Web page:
Barrett On George Floyd: It's Obvious 'Racism Persists In Our Country' : Live: Amy Coney Barrett's Supreme Court Confirmation Judge Amy Coney Barrett said watching the video of George Floyd's killing was "very, very personal" for her family, given that she has two Black children adopted from Haiti.

Barrett On George Floyd: Obvious That 'Racism Persists In Our Country'

Supreme Court nominee Judge Amy Coney Barrett responds to a question on the second day of her Supreme Court confirmation hearing Tuesday in Washington, D.C. Shawn Thew/Pool/Getty Images hide caption

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Shawn Thew/Pool/Getty Images

Democratic Sen. Dick Durbin of Illinois asked Judge Amy Coney Barrett how she could reconcile her judicial philosophy of originalism with what she called the persistence of racism in the United States.

The pure words of the law and the Constitution, which Barrett says are all that should guide a judge, don't fully capture the true experience of many Americans with the law and law enforcement, Durbin suggested.

The letter of the law calls for everyone to be treated equally, and yet many Americans don't feel they are; Durbin asked Barrett specifically about the police video that depicts this year's killing of George Floyd, who died in the custody of an officer who knelt on his neck despite Floyd's cries for help.

Barrett said the video was "very, very personal" for her and her family, in part because she has two Black children adopted from Haiti, her daughter Vivian and her son John Peter.

When the video of Floyd's killing was released, Barrett's husband and sons were on a camping trip, and Barrett said she watched the video with her two daughters in her bedroom. As they wept together, Barrett said she used the moment to talk about race and racism.

"My children to this point in their lives have had the benefit of growing up in a cocoon where they have not yet experienced hatred or violence," Barrett said. "And for Vivian to understand that there would be a risk to her brother or the son she might have one day of that kind of brutality has been an ongoing conversation, and it's a difficult one for us like it is for Americans all over the country."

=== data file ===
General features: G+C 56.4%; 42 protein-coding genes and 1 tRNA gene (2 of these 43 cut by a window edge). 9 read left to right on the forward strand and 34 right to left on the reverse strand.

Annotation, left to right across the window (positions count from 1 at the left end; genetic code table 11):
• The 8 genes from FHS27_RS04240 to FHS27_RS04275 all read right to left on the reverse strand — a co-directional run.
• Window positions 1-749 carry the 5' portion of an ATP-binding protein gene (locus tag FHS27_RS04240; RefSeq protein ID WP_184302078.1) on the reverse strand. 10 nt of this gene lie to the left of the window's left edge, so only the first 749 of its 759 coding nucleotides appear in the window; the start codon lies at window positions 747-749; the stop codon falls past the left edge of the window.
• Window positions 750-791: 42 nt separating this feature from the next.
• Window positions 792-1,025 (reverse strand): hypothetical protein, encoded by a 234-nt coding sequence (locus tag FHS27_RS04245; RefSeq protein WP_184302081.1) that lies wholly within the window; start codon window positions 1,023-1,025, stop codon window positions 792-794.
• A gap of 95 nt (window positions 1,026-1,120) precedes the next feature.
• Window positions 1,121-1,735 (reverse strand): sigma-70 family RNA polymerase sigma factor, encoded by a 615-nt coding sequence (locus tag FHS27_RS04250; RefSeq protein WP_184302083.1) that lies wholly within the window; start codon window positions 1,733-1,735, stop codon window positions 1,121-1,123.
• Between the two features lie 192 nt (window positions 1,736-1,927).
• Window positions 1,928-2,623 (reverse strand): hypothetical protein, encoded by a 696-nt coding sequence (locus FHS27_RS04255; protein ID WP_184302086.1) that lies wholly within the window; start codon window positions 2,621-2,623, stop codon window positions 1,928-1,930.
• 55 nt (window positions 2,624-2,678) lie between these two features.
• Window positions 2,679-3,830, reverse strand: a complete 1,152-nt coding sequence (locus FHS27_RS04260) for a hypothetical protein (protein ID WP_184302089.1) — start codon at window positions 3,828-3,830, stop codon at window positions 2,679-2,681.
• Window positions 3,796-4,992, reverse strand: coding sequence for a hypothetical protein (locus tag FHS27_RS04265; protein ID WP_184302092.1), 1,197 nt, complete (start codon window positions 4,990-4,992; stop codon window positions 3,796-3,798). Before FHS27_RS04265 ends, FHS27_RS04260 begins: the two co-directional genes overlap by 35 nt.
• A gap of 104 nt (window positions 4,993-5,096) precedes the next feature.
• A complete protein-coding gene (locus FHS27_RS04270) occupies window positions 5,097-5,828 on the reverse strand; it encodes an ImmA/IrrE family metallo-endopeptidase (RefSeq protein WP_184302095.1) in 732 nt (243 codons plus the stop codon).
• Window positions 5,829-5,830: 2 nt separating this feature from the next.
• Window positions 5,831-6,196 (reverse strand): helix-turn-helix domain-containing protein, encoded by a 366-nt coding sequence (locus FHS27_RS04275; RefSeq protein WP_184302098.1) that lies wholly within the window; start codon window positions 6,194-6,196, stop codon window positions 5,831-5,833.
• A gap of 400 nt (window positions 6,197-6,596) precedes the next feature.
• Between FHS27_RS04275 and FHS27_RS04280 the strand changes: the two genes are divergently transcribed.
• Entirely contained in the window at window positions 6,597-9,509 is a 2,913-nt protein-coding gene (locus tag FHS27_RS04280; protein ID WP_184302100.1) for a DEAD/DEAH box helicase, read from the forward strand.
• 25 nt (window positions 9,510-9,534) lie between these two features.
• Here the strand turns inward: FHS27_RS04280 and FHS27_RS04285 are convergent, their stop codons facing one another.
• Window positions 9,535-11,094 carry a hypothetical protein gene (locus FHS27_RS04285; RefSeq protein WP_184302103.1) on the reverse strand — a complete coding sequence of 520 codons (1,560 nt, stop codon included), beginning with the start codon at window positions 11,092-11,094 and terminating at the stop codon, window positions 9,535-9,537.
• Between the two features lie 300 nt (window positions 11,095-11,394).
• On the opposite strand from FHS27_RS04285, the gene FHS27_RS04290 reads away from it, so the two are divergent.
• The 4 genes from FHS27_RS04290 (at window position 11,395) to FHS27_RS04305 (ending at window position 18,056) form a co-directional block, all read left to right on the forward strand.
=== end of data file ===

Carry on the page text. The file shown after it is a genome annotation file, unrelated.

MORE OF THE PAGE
Durbin then asked Barrett to reflect on the history of racism in this country and the evolving debate over how racism plays a role in today's society. While Barrett acknowledged the existence of racism, she said "making broader diagnoses about the problem" is up to lawmakers and not judges.

"I think it is an entirely uncontroversial and obvious statement, given as we just talked about the George Floyd video, that racism persists in our country," Barrett said. "As to putting my finger on the nature of the problem, whether as you say it's just outright or systemic racism, or how to tackle the issue of making it better, those things are policy questions."

Durbin said he found that hard to believe, given that Barrett interprets the Constitution as it was written, but did not press her on the issue.

"I just don't believe you can be as passionate about originalism and the history behind language that we've had for decades, if not centuries, without having some thought about where we stand today," Durbin said.